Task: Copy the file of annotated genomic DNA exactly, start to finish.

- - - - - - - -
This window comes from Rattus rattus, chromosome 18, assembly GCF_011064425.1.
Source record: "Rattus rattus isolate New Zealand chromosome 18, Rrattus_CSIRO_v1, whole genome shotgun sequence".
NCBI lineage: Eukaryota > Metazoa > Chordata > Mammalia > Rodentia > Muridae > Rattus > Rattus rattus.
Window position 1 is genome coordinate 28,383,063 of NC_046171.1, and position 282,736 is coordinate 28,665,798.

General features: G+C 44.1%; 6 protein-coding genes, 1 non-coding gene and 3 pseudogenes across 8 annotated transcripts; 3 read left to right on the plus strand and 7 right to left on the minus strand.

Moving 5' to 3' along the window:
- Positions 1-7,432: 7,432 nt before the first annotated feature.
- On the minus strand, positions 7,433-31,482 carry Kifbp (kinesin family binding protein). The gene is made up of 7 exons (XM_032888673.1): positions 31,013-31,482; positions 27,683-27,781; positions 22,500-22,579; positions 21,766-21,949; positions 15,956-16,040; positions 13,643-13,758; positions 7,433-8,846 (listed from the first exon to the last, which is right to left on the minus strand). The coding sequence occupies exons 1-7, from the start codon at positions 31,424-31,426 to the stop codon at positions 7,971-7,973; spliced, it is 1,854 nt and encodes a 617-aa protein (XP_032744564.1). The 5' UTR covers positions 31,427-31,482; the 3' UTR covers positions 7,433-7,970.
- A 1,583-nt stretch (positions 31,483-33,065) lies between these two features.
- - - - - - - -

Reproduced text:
This window comes from Rattus rattus, chromosome 18, assembly GCF_011064425.1.
Source record: "Rattus rattus isolate New Zealand chromosome 18, Rrattus_CSIRO_v1, whole genome shotgun sequence".
NCBI lineage: Eukaryota > Metazoa > Chordata > Mammalia > Rodentia > Muridae > Rattus > Rattus rattus.
Window position 1 is genome coordinate 28,383,063 of NC_046171.1, and position 282,736 is coordinate 28,665,798.

General features: G+C 44.1%; 6 protein-coding genes, 1 non-coding gene and 3 pseudogenes across 8 annotated transcripts; 3 read left to right on the plus strand and 7 right to left on the minus strand.

Moving 5' to 3' along the window:
- Positions 1-7,432: 7,432 nt before the first annotated feature.
- On the minus strand, positions 7,433-31,482 carry Kifbp (kinesin family binding protein). The gene is made up of 7 exons (XM_032888673.1): positions 31,013-31,482; positions 27,683-27,781; positions 22,500-22,579; positions 21,766-21,949; positions 15,956-16,040; positions 13,643-13,758; positions 7,433-8,846 (listed from the first exon to the last, which is right to left on the minus strand). The coding sequence occupies exons 1-7, from the start codon at positions 31,424-31,426 to the stop codon at positions 7,971-7,973; spliced, it is 1,854 nt and encodes a 617-aa protein (XP_032744564.1). The 5' UTR covers positions 31,427-31,482; the 3' UTR covers positions 7,433-7,970.
- A 1,583-nt stretch (positions 31,483-33,065) lies between these two features.